In order to perfect a claim for lien, a lien claimant must issue a statement of claim and certificate of action, following which the certificate of action must be registered on title.
Prior to March 23, 2020, parties were required to attend the courthouses in person to issue a statement of claim and certificate of action. In the event that the property was located in another jurisdiction, counsel for lien claimants were required to plan ahead in order to allow timely delivery of the documents and court fees to the appropriate jurisdiction, issuance of the statement of claim and certificate of action and prompt receipt of the issued documents in order to register the certificate of action on title.
On March 23, 2020, the Ministry of the Attorney General launched a new phase of the e-filing pilot, which now allows parties and litigants to issue Certificates of Action, among other Court documents, electronically, a feature which was not available before.
Parties are strongly encouraged to use Civil Claims Online to issue statements of claim and certificates of action and to receive electronically issued documents in Superior Court of Justice civil actions as follows:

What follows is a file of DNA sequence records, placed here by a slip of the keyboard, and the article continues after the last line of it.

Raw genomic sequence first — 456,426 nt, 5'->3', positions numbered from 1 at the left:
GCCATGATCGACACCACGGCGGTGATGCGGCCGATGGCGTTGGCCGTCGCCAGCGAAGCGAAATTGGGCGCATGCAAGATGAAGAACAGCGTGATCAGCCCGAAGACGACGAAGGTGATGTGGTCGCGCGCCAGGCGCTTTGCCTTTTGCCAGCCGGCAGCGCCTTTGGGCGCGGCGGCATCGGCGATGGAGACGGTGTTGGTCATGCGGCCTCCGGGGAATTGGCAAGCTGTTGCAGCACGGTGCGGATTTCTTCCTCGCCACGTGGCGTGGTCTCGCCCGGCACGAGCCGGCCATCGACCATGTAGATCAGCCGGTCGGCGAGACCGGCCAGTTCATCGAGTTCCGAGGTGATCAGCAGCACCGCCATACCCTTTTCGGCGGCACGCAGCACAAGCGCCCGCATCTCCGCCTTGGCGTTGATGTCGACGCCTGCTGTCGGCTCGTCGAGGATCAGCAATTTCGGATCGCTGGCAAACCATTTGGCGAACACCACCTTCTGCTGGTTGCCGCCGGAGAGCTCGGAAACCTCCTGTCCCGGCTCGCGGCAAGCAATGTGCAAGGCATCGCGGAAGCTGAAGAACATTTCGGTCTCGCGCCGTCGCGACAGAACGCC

- Access Civil Claims Online at: https://www.ontario.ca/page/file-civil-claim-online.
- Start the process by issuing a Statement of Claim.
- The last step in the issuance process will allow parties to upload both the statement of claim and certificate of action.
- Upon payment of the court fees (parties will be charged one fee of $359.00 for both the statement of claim and certificate of action) parties will receive an email from Civil Claims Online enclosing both the issued statement of claim and certificate of action. Both issued documents will have an electronically populated court file number and electronic court seal. No court attendance is required.
- Once the statement of claim and certificate of action have been issued, parties may proceed to register the electronically issued certificate of action on title.
It is important to note that in the event that the construction lien has been vacated prior to the issuance of the statement of claim, no certificate of action is required to be issued and registered on title.